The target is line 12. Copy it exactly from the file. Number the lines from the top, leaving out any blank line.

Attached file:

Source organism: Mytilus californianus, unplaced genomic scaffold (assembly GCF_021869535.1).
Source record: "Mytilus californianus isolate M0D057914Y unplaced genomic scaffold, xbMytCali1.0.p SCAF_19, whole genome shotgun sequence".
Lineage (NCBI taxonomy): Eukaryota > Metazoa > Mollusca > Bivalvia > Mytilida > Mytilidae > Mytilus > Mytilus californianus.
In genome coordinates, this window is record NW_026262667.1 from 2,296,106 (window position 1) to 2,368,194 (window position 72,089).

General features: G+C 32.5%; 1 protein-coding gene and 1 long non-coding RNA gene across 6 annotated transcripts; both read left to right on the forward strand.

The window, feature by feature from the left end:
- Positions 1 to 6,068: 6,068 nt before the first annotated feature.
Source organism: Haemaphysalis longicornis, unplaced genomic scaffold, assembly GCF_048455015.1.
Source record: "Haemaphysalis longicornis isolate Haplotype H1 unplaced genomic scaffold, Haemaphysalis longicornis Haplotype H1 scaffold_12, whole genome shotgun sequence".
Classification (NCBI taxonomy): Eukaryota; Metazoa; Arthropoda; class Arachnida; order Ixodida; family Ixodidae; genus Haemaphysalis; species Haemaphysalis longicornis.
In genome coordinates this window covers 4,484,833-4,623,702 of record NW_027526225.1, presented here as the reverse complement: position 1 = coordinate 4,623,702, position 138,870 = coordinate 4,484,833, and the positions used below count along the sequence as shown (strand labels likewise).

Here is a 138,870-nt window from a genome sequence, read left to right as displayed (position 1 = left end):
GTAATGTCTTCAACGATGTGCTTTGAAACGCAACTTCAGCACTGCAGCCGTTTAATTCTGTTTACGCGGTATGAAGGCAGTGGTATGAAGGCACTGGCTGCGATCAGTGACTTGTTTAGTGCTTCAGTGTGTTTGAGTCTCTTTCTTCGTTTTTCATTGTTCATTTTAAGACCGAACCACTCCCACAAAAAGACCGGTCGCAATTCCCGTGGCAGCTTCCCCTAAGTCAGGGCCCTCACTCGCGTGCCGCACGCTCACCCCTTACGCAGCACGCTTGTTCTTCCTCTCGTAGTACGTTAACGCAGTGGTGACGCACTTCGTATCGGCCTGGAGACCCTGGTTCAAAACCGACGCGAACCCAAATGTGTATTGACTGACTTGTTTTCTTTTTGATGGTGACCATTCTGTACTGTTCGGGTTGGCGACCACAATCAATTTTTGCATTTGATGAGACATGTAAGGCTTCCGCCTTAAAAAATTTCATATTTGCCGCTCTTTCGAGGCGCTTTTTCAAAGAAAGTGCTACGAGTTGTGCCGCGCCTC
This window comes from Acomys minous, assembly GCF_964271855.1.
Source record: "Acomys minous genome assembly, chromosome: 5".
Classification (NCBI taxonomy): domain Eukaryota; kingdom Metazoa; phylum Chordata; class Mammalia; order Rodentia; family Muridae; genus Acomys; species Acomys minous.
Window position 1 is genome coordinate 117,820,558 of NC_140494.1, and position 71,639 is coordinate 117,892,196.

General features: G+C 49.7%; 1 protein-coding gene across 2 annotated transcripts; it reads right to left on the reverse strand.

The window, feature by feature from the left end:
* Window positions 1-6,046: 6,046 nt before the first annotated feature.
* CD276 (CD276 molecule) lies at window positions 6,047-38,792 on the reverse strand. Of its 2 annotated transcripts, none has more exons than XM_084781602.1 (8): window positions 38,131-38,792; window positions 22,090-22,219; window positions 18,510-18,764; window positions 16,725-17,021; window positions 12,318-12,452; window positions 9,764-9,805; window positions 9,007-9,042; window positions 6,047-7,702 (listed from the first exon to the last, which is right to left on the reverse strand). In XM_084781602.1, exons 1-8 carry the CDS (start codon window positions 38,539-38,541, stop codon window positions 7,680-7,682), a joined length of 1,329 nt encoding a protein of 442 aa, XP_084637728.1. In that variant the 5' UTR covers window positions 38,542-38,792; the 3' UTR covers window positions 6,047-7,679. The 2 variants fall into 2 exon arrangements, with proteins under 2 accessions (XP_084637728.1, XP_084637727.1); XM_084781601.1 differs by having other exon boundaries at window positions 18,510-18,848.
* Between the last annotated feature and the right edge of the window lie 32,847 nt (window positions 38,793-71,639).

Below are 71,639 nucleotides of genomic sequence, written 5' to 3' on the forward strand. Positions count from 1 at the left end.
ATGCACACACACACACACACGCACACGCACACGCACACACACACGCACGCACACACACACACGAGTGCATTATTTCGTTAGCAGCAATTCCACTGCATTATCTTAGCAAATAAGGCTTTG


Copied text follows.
Here is a 138,870-nt window from a genome sequence, read left to right as displayed (position 1 = left end):